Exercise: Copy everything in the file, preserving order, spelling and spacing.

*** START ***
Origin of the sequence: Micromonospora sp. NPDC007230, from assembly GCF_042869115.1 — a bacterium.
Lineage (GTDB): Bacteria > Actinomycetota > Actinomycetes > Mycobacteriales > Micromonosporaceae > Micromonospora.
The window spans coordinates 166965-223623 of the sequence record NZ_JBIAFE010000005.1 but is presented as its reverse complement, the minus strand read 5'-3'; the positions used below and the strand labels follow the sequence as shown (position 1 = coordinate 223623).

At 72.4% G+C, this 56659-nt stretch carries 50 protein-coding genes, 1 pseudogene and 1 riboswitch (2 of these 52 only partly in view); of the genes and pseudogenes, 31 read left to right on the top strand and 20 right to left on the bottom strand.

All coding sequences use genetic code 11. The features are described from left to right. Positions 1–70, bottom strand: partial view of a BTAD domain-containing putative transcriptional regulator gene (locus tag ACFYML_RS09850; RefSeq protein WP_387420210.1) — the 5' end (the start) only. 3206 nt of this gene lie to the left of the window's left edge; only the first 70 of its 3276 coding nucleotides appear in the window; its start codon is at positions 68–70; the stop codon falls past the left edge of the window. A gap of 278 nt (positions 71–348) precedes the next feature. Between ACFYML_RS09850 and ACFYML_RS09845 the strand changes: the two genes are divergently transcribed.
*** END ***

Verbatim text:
Origin of the sequence: Micromonospora sp. NPDC007230, from assembly GCF_042869115.1 — a bacterium.
Lineage (GTDB): Bacteria > Actinomycetota > Actinomycetes > Mycobacteriales > Micromonosporaceae > Micromonospora.
The window spans coordinates 166965-223623 of the sequence record NZ_JBIAFE010000005.1 but is presented as its reverse complement, the minus strand read 5'-3'; the positions used below and the strand labels follow the sequence as shown (position 1 = coordinate 223623).

At 72.4% G+C, this 56659-nt stretch carries 50 protein-coding genes, 1 pseudogene and 1 riboswitch (2 of these 52 only partly in view); of the genes and pseudogenes, 31 read left to right on the top strand and 20 right to left on the bottom strand.

All coding sequences use genetic code 11. The features are described from left to right. Positions 1–70, bottom strand: partial view of a BTAD domain-containing putative transcriptional regulator gene (locus tag ACFYML_RS09850; RefSeq protein WP_387420210.1) — the 5' end (the start) only. 3206 nt of this gene lie to the left of the window's left edge; only the first 70 of its 3276 coding nucleotides appear in the window; its start codon is at positions 68–70; the stop codon falls past the left edge of the window. A gap of 278 nt (positions 71–348) precedes the next feature. Between ACFYML_RS09850 and ACFYML_RS09845 the strand changes: the two genes are divergently transcribed.